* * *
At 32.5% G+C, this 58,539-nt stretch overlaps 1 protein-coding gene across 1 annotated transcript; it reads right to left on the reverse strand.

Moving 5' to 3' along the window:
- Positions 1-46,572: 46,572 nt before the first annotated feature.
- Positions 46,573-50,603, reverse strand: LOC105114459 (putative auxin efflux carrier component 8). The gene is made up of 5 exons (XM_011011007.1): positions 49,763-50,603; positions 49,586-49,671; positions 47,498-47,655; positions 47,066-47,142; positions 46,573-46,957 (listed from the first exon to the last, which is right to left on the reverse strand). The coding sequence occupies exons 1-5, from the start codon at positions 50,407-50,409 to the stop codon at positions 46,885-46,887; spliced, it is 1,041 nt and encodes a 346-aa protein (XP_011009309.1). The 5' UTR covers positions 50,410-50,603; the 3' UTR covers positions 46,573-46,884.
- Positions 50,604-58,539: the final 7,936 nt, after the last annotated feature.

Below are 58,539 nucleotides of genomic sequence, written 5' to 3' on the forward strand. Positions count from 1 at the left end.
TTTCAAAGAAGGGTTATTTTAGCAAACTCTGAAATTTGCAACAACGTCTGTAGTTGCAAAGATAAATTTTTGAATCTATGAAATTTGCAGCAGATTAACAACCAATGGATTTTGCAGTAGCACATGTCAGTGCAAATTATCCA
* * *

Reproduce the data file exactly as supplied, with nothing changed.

At 32.5% G+C, this 58,539-nt stretch overlaps 1 protein-coding gene across 1 annotated transcript; it reads right to left on the reverse strand.

Moving 5' to 3' along the window:
- Positions 1-46,572: 46,572 nt before the first annotated feature.
- Positions 46,573-50,603, reverse strand: LOC105114459 (putative auxin efflux carrier component 8). The gene is made up of 5 exons (XM_011011007.1): positions 49,763-50,603; positions 49,586-49,671; positions 47,498-47,655; positions 47,066-47,142; positions 46,573-46,957 (listed from the first exon to the last, which is right to left on the reverse strand). The coding sequence occupies exons 1-5, from the start codon at positions 50,407-50,409 to the stop codon at positions 46,885-46,887; spliced, it is 1,041 nt and encodes a 346-aa protein (XP_011009309.1). The 5' UTR covers positions 50,410-50,603; the 3' UTR covers positions 46,573-46,884.
- Positions 50,604-58,539: the final 7,936 nt, after the last annotated feature.

Below are 58,539 nucleotides of genomic sequence, written 5' to 3' on the forward strand. Positions count from 1 at the left end.
TTTCAAAGAAGGGTTATTTTAGCAAACTCTGAAATTTGCAACAACGTCTGTAGTTGCAAAGATAAATTTTTGAATCTATGAAATTTGCAGCAGATTAACAACCAATGGATTTTGCAGTAGCACATGTCAGTGCAAATTATCCA